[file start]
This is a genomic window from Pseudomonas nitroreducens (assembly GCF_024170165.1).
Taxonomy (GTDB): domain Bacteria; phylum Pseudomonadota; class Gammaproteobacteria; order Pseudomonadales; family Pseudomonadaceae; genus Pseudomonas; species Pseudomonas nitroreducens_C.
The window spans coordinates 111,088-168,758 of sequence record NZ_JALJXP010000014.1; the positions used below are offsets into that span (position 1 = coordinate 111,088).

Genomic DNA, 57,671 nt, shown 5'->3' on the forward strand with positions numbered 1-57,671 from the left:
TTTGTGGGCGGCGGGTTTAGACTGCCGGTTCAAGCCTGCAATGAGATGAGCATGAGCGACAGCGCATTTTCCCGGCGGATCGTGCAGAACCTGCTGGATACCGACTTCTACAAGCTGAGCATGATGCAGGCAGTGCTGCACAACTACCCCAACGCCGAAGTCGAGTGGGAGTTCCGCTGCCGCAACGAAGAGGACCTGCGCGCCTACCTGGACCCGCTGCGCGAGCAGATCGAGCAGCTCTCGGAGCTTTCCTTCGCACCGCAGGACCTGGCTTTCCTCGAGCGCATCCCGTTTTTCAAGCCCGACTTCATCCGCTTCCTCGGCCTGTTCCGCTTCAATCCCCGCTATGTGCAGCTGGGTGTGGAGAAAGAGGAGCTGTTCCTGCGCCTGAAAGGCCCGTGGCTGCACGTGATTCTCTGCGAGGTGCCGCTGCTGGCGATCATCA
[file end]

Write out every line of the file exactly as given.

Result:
This is a genomic window from Pseudomonas nitroreducens (assembly GCF_024170165.1).
Taxonomy (GTDB): domain Bacteria; phylum Pseudomonadota; class Gammaproteobacteria; order Pseudomonadales; family Pseudomonadaceae; genus Pseudomonas; species Pseudomonas nitroreducens_C.
The window spans coordinates 111,088-168,758 of sequence record NZ_JALJXP010000014.1; the positions used below are offsets into that span (position 1 = coordinate 111,088).

Genomic DNA, 57,671 nt, shown 5'->3' on the forward strand with positions numbered 1-57,671 from the left:
TTTGTGGGCGGCGGGTTTAGACTGCCGGTTCAAGCCTGCAATGAGATGAGCATGAGCGACAGCGCATTTTCCCGGCGGATCGTGCAGAACCTGCTGGATACCGACTTCTACAAGCTGAGCATGATGCAGGCAGTGCTGCACAACTACCCCAACGCCGAAGTCGAGTGGGAGTTCCGCTGCCGCAACGAAGAGGACCTGCGCGCCTACCTGGACCCGCTGCGCGAGCAGATCGAGCAGCTCTCGGAGCTTTCCTTCGCACCGCAGGACCTGGCTTTCCTCGAGCGCATCCCGTTTTTCAAGCCCGACTTCATCCGCTTCCTCGGCCTGTTCCGCTTCAATCCCCGCTATGTGCAGCTGGGTGTGGAGAAAGAGGAGCTGTTCCTGCGCCTGAAAGGCCCGTGGCTGCACGTGATTCTCTGCGAGGTGCCGCTGCTGGCGATCATCA